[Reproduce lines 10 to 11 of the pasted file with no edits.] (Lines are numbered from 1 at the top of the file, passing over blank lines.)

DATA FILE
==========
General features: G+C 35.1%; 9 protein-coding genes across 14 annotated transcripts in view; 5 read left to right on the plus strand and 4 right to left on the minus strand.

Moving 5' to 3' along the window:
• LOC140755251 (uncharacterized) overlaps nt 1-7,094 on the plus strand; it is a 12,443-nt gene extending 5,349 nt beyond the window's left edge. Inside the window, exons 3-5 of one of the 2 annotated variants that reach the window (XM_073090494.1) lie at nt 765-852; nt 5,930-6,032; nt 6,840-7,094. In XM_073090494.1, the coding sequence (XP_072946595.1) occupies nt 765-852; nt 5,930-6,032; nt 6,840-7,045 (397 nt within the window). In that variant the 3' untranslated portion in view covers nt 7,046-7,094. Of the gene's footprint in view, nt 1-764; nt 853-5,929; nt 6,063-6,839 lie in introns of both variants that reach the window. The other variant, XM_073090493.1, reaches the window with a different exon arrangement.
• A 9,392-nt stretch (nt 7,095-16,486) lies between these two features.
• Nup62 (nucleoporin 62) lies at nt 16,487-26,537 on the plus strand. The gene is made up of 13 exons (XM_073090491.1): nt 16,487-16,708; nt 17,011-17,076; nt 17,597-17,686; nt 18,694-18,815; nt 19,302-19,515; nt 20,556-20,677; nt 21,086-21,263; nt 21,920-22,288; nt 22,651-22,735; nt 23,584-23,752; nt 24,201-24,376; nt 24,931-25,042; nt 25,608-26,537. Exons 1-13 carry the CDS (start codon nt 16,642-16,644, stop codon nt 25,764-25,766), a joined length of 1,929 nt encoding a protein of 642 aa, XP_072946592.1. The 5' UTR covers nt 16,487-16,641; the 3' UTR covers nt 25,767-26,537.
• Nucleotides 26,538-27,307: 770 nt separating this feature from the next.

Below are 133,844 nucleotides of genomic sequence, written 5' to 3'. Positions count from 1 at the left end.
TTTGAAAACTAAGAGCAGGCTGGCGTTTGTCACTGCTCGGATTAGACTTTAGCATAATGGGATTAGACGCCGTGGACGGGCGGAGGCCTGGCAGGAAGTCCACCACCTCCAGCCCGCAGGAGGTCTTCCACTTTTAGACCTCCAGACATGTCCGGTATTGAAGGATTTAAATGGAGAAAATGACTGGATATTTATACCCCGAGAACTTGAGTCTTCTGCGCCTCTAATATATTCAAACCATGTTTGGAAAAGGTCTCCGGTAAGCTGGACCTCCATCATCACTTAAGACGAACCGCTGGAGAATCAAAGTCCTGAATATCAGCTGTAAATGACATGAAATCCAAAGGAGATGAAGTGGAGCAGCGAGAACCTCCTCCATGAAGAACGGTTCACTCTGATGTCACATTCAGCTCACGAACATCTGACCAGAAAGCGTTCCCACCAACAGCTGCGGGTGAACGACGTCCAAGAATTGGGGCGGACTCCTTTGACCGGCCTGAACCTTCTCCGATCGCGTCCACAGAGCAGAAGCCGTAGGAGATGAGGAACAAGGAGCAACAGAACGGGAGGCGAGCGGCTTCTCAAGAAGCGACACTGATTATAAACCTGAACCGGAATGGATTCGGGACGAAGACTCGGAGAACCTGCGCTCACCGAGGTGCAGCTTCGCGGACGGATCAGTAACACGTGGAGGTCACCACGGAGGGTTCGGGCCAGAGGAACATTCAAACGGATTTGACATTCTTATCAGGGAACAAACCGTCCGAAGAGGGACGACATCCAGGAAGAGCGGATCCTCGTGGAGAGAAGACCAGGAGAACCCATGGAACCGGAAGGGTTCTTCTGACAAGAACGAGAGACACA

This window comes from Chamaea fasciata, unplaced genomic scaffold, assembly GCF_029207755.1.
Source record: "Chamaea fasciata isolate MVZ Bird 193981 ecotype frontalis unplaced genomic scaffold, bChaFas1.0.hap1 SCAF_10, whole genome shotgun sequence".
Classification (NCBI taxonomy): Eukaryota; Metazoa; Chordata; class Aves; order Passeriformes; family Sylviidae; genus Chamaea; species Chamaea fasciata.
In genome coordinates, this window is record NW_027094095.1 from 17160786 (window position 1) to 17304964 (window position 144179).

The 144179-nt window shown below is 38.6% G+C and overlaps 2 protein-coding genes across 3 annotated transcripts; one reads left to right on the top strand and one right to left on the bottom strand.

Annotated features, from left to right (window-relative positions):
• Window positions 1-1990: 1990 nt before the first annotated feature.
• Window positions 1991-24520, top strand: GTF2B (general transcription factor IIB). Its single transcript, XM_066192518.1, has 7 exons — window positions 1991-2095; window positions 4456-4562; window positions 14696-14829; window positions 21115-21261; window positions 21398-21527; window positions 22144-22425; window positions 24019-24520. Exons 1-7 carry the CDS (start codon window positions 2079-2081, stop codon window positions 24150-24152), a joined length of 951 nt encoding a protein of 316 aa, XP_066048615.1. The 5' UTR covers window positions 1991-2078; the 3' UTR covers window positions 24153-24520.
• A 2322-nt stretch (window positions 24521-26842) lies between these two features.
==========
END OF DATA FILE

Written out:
Source record: "Chamaea fasciata isolate MVZ Bird 193981 ecotype frontalis unplaced genomic scaffold, bChaFas1.0.hap1 SCAF_10, whole genome shotgun sequence".
Classification (NCBI taxonomy): Eukaryota; Metazoa; Chordata; class Aves; order Passeriformes; family Sylviidae; genus Chamaea; species Chamaea fasciata.